Sermon: God's love transcends human laws and judgements
The Reverend Nils Chittenden, Minor Canon
Preached on 4th June 2005
(Second Sunday of Trinity)
by The Reverend Nils Chittenden
Matthew 9:9-13, 18-26
When, in the early nineties, I was making my choice of which theological college to go to, in order to prepare for ordination, I decided that I would apply to two and see which suited better. I was called for interview at both places, and as chance would have it the two visits were on consecutive days. Both places were relatively traditional and in what one could call the ‘Catholic' tradition of Anglicanism. I duly turned up to the first one and found it to be a highly structured and regulated regime. There were very particular rules about everything, it seemed to me. Attendance by students at everything was expected and, I was told, non-attendance would result in a rather tart note from the Principal within minutes of conclusion of the non-attendance. Hmmm. That sounds nice, I thought.
Then, the day after, I went to the other place. It had the full richness of the Catholic tradition: the worship, a governance of the community where each was encouraged to participate and play their part for the good of that community. Not so very different in some ways, perhaps, from the day before. But no little typewritten notes for not being at something, no framework of anxiety at the potential consequences of having got something wrong.
I remember figuring it out at once, and it helped me to make up my mind. It struck me very clearly that whilst both places strove for instilling a sense of orderliness and discipline, one achieved this through the imposition of authority and the other achieved this through instilling a sense of personal responsibility.
Now I know that this does not do entire justice to these two theological colleges, and that things cannot really be compartmentalised in this way, but it did strike me as a helpful lesson for me to learn that the art of self-discipline is so very much more valuable than imposed discipline.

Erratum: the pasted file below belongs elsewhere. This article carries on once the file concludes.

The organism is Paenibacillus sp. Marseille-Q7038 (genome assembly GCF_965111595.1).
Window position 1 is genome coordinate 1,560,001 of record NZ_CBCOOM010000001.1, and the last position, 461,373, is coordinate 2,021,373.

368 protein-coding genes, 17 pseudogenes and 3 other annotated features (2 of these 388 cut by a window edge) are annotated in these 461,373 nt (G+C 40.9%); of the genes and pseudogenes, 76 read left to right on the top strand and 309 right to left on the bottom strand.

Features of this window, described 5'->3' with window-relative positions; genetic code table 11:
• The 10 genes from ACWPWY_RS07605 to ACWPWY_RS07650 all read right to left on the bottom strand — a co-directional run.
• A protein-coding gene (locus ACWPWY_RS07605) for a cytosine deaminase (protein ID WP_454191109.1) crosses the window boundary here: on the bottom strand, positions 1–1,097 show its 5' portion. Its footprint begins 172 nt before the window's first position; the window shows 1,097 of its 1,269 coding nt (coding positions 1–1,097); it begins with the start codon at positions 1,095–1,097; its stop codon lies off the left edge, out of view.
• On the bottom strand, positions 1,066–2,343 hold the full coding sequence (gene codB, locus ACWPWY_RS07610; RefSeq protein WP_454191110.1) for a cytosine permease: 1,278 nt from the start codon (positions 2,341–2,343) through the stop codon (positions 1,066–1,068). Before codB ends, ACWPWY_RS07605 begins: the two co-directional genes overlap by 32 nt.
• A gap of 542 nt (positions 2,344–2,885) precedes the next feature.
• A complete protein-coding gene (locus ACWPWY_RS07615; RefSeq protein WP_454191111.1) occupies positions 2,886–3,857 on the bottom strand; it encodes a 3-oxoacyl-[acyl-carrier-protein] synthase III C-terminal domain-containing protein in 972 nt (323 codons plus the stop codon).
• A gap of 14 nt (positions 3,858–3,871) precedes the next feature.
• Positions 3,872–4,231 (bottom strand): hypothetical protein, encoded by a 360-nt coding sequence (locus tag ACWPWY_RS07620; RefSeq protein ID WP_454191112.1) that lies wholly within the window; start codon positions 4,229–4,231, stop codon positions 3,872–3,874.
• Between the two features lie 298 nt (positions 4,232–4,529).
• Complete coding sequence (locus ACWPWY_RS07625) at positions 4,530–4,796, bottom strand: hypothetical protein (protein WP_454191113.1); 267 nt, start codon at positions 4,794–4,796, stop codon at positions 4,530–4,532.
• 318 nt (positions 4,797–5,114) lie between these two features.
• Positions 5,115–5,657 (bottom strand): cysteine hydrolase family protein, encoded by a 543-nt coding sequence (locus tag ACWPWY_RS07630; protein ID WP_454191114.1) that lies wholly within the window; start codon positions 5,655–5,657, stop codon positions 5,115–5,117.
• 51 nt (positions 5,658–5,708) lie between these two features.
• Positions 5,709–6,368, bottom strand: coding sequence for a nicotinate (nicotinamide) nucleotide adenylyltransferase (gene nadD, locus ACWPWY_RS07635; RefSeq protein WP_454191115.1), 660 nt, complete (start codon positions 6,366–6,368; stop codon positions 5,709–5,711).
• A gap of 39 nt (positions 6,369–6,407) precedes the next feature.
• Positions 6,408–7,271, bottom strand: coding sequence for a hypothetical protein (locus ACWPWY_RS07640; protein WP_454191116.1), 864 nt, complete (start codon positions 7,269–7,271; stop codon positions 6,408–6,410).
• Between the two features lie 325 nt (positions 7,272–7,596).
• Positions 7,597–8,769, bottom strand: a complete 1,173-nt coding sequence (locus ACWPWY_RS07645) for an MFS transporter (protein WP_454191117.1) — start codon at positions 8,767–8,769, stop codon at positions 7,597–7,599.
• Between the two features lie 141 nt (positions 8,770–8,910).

The crunch is, of course, that self-discipline is also very much more demanding. It requires more thought, more interpretation, more room for mistakes. But it also seems to me that there is a much greater capacity to express love when one operates on the self-discipline model than on the legalistic model. Or to put it another way, when I was a child, my mother was so much more impressed if I did the washing up out without being asked, out of the goodness of my heart, than if she had to ask me (often repeatedly) to do it.
This is not to say, of course, that we do not require laws. We are, sadly, self-serving and self-seeking people and more often than not we cannot be relied upon to exercise our self-discipline, personal responsibility and actions entirely motivated by love, but what I am saying is that we will be better people if we take this more demanding path than if we opt for an uncomplicated and unthinking life of simply being told what to do. To love is to take risks, to think for ourselves, to consider others, to dare to be different, to make the effort to discern a Christ-like response to a situation and not to confine God to sets of earth-bound rules.
Our gospel reading today is shot-through with this, it seems to me. At every turn Jesus questions hide-bound attitudes and bases his responses on love alone. He teaches us that loving responses supersede the strict letter of the law.